I know it can be particularly challenging finding the time or motivation at this time of year. Many people feel strangely much more motivated in January!

You don’t have to be running marathons or even going to the gym. Regular walks, taking the stairs over lifts and escalators, and maybe even the odd yoga or Pilates session can all contribute here.

Flu vaccination

These are available in the NHS to the more vulnerable, but anyone can buy one from a chemist.  These will not protect from all strains of flu, but can certainly help.

Hygiene

Be aware of people coughing or sneezing in your direction. I sacrificed a tea on the train the other day as someone sneezed near me and I felt something hit my hand. I wasn’t taking any chances!

Hand-washing is also key to stop the spread of germs.

Regulate your temperature

This can be tricky at this time of year as we move in and out of hot and cold areas throughout the day. As someone who is rarely the right temperature, I generally wear layers, so I can layer up or down to regulate as I need to. This may take a little planning, but it shouldn’t be too difficult.

Christmas shopping

I love this guide to keeping healthy when Christmas shopping from fellow well-being coach, Julie Grint.

 

Why it’s important to protect against colds and flu?

I’m sure much of this is common sense, but I think it’s worth saying:

It can feel miserable!

This is especially true with flu, but also with colds and coughs that can linger for weeks…

Protect others

It’s bad enough you being ill, but you don’t need to spread this to others around you.

It can be especially important not to impact more vulnerable people such as the young, the old and those already suffering with other illnesses.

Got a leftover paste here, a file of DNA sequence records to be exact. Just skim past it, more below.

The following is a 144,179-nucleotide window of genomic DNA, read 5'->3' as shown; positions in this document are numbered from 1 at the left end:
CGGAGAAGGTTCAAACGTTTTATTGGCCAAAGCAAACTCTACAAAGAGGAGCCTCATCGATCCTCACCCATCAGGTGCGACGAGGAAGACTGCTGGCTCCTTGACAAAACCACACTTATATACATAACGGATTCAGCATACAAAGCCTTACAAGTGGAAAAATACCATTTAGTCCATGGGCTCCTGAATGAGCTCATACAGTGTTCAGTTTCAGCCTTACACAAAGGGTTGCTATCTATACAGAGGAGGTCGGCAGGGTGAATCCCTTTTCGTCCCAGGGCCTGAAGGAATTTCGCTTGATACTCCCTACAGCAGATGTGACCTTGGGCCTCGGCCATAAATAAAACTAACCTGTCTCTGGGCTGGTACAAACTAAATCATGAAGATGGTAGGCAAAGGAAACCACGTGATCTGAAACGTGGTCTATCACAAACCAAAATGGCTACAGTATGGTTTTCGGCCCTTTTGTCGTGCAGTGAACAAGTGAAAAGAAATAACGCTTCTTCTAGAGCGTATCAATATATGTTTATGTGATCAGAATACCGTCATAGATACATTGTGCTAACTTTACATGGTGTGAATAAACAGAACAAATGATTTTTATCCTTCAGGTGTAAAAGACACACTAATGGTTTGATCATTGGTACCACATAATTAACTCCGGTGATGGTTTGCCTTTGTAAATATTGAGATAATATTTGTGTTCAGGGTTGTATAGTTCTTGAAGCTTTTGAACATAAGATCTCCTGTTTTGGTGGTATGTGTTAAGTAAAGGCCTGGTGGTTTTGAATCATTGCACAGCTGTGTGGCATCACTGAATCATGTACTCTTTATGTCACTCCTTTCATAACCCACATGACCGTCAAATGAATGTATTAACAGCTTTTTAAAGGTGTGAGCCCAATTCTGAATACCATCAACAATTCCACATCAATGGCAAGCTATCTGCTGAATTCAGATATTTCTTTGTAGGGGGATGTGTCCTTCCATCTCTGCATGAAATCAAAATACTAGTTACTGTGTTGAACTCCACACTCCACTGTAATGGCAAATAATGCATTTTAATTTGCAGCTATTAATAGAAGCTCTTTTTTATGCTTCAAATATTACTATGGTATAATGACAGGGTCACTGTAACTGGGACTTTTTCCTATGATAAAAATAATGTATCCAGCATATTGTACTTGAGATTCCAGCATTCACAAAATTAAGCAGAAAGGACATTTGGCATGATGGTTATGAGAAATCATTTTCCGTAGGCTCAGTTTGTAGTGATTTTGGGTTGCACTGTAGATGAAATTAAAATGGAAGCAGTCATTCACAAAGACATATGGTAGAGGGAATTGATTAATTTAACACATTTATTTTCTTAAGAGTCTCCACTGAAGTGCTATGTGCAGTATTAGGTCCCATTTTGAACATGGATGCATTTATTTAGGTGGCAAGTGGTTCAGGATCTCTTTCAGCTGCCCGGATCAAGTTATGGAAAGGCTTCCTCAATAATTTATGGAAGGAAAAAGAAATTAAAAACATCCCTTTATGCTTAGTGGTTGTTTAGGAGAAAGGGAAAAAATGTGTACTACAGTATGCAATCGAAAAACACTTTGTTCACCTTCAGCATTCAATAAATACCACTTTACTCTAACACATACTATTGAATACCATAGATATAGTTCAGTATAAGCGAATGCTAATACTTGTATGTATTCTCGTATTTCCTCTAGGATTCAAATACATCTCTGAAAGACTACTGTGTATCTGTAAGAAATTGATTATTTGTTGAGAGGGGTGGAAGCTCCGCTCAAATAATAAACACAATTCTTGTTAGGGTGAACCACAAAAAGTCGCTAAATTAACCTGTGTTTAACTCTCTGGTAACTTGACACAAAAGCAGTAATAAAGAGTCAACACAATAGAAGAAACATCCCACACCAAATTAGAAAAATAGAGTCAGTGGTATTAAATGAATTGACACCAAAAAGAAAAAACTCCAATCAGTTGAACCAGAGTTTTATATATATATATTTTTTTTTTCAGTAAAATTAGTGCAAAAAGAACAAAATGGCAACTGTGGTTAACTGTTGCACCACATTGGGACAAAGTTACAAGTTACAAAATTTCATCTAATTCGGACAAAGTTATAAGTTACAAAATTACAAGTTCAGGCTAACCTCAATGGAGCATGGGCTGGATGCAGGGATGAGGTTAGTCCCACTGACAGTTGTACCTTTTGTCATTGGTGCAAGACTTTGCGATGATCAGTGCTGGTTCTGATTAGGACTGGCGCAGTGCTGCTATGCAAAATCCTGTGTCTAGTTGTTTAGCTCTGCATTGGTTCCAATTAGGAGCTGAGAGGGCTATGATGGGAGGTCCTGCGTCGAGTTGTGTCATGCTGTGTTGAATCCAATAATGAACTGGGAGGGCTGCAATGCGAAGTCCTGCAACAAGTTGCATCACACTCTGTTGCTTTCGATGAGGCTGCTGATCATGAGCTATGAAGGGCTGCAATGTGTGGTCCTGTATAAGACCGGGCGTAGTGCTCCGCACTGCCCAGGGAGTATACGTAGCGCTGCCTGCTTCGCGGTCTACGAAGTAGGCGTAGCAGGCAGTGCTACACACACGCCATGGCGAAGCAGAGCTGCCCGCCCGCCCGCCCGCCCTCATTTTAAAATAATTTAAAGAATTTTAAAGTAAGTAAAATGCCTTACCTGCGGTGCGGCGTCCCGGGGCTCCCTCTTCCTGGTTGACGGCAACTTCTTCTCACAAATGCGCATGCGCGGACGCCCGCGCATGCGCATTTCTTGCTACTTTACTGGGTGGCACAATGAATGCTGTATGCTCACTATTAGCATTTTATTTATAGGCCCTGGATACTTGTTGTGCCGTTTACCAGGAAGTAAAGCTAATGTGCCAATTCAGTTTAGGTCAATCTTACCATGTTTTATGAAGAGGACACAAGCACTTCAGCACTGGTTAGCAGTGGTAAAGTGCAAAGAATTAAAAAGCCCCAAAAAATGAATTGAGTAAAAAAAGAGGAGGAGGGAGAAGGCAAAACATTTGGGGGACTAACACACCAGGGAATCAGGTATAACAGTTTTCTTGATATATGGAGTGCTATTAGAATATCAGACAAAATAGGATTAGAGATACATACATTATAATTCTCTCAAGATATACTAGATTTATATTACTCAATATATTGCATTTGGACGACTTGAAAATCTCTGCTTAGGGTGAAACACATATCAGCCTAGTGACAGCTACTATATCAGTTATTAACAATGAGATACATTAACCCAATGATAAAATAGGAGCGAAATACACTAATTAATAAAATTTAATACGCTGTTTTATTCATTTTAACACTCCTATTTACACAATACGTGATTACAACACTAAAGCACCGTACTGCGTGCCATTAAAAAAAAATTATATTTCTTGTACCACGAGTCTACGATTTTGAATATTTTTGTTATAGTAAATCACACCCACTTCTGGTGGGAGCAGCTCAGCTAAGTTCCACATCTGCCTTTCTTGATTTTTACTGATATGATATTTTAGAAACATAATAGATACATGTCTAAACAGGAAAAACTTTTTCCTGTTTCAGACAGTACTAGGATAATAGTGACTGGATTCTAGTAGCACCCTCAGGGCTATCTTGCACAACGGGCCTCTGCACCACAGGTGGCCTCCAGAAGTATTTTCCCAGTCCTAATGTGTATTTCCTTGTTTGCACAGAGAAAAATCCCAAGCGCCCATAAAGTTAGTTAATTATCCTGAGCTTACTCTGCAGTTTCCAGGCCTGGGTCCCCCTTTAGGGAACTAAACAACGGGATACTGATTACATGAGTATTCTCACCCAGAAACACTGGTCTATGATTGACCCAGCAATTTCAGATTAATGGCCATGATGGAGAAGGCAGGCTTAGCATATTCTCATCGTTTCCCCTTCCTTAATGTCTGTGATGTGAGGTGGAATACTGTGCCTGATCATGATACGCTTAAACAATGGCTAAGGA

It’s also important to limit spreading the virus more generally.

Lost productivity

This can apply equally to work and home e.g. time out of work, keeping up with chores at home. Time rarely stands still and they’ll be even more to pick up on your return to normality.

Poor immunity

Feeling ill can leave you vulnerable or susceptible to other things e.g. immunodeficiency. This can disrupt the body’s ability to defend itself causing allergies, easily contracting bacterial infections and viruses which can then lead to autoimmune diseases.

Unanticipated

We never know when colds and flu can strike. Sod’s law is that it could be at the least convenient time, either when you’ve got a lot on or when you slow down for a well-deserved break.

Costliness

This is most relevant to those who are business owners and self-employed if work is interrupted as a result. It can also be costly too in terms of medication and other ‘cures’.

 

What can we do to get rid of colds and flu? 

I appreciate that avoiding colds and flu altogether would be preferable, but what can I do if I get one?

Here are a few suggestions:

  • High dose vitamin C
  • Hot honey & lemon drink
  • Paracetamol and ibuprofen – these address the symptoms rather than the cause
  • Cold / flu remedies
  • Feed a cold / starve a fever
  • Rest – sleep or just take it easy
  • Fluids – you may be losing a lot of bodily fluids, it’s important to keep them topped up
  • Keep warm – layers / extremities, hot water bottles
  • Steam and infusion – from full blown steam room experience, to electronic steamer in your room to a bowl of boiling water. Infusing with something like eucalyptus can work a treat.
  • Exercise – often kill or cure
  • Hot toddy!

 

Wrap-up

There’s rarely, if ever, a good time to come down with a cold or flu. While we can’t eliminate the chance totally, there are some things that we can do to put ourselves in a better position. Some of these suggestions may be old wives’ tales. Some may or may not work for you personally. But if whatever you’re doing isn’t working for you today, why not try something different?!

 

Thank you for reading. For more interesting articles, visit my blog at www.agelifebalance.com to learn more.